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Justice News

Department of Justice
U.S. Attorney’s Office
Eastern District of Virginia

FOR IMMEDIATE RELEASE
Thursday, November 1, 2018

U.S. Attorney Announcement on 2018 Midterm Elections - Norfolk and Newport News

NORFOLK, Va. – United States Attorney G. Zachary Terwilliger announced today that Assistant U.S. Attorney Randy C. Stoker will lead the efforts here in connection with the Justice Department’s nationwide Election Day Program for the upcoming midterm elections on November 6. 

Stoker has been appointed to serve as the District Election Officer (DEO) for the Norfolk and Newport News Divisions of the Eastern District of Virginia, and in that capacity is responsible for overseeing the District’s handling of complaints of election fraud and voting rights abuses in consultation with Justice Department Headquarters in Washington.

“Every citizen must be able to vote without interference or discrimination and to have that vote counted without it being stolen because of fraud,” said Terwilliger. “The Department of Justice will act promptly and aggressively to protect the integrity of the election process.”

The Department of Justice has an important role in deterring election fraud and discrimination at the polls, and combating these violations whenever and wherever they occur. The Department’s long-standing Election Day Program furthers these goals, and also seeks to ensure public confidence in the integrity of the election process by providing local points of contact within the Department for the public to report possible election fraud and voting rights violations while the polls are open on election day.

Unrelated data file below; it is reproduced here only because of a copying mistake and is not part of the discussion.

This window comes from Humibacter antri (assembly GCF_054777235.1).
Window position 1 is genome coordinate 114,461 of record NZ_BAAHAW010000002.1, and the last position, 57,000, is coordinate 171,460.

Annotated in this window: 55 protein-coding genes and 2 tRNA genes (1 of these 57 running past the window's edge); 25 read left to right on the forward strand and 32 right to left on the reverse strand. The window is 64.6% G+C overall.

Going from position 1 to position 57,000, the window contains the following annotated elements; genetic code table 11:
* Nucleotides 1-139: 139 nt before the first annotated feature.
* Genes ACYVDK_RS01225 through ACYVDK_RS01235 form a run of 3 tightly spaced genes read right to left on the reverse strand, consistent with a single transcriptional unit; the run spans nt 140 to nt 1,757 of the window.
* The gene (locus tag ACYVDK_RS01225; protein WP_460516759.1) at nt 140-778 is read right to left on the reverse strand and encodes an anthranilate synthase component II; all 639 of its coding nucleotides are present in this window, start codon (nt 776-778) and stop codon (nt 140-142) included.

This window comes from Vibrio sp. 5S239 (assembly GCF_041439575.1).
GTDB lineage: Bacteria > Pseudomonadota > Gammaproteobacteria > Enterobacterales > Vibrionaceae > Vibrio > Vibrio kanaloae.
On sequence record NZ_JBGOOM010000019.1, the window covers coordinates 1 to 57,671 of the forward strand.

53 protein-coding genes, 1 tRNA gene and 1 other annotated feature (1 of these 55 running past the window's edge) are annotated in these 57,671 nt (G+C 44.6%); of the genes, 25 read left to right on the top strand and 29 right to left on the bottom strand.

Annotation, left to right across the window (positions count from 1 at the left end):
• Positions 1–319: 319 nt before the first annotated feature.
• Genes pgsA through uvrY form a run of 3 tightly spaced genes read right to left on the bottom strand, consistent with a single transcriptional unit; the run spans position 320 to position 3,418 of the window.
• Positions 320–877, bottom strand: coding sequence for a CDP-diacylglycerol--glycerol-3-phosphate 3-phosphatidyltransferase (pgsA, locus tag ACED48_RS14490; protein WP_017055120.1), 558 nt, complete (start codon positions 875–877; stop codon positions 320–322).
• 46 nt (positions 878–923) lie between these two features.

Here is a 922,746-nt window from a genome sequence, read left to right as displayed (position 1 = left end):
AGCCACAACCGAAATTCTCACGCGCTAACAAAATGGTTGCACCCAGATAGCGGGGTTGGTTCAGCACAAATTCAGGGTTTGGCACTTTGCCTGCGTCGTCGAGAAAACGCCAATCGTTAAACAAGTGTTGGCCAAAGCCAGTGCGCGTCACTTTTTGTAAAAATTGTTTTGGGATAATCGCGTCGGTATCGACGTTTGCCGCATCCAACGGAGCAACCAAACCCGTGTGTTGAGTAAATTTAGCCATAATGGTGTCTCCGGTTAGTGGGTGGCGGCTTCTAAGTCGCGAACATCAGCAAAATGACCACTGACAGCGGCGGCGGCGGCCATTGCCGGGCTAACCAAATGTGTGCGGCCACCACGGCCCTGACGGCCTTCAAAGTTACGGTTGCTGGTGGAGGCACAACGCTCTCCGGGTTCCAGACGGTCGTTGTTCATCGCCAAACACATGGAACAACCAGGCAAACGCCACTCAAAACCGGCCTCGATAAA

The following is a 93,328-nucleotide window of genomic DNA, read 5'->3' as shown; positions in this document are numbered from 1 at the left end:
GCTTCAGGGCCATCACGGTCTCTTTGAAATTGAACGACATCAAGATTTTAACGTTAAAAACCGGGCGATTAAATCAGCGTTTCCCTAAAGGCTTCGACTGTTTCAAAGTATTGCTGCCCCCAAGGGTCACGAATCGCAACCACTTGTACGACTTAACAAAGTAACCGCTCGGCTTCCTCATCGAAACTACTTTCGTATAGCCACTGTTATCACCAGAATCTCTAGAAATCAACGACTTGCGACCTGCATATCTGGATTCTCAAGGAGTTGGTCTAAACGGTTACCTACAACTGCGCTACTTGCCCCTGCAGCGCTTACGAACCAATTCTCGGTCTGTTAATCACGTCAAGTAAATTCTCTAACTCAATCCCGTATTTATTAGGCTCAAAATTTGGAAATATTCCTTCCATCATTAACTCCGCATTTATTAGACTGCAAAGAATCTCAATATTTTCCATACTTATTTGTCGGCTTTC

Federal law protects against such crimes as intimidating or bribing voters, buying and selling votes, impersonating voters, altering vote tallies, stuffing ballot boxes, and marking ballots for voters against their wishes or without their input. It also contains special protections for the rights of voters, and provides that they can vote free from acts that intimidate or harass them. For example, actions of persons designed to interrupt or intimidate voters at polling places by questioning or challenging them, or by photographing or videotaping them, under the pretext that these are actions to uncover illegal voting may violate federal voting rights law. Further, federal law protects the right of voters to mark their own ballot or to be assisted by a person of their choice (where voters need assistance because of disability or illiteracy).

In order to respond to complaints of election fraud or voting rights abuses on November 6, and to ensure that such complaints are directed to the appropriate authorities, Terwilliger stated that Stoker will be on duty in this District while the polls are open. He can be reached by the public at the following telephone number: (757) 441-6331.

“Ensuring free and fair elections depends in large part on the cooperation of the American electorate,” said Terwilliger. “It is imperative that those who have specific information about discrimination or election fraud make that information available immediately to my Office, the FBI, or the Civil Rights Division.”

In addition, the FBI will have special agents available in each field office and resident agency throughout the country to receive allegations of election fraud and other election abuses on election day. The local FBI field office can be reached by the public at (757) 455-0100.

Complaints about possible violations of the federal voting rights laws can be made directly to the Civil Rights Division’s Voting Section in Washington, DC by phone at 1-800-253-3931 or (202) 307-2767, by fax at (202) 307-3961, by email to voting.section@usdoj.gov or by complaint form at http://www.justice.gov/crt/complaint/votintake/index.php.

Topic(s): 
Office and Personnel Updates
Contact: 
Joshua Stueve Director of Communications joshua.stueve@usdoj.gov
Updated November 1, 2018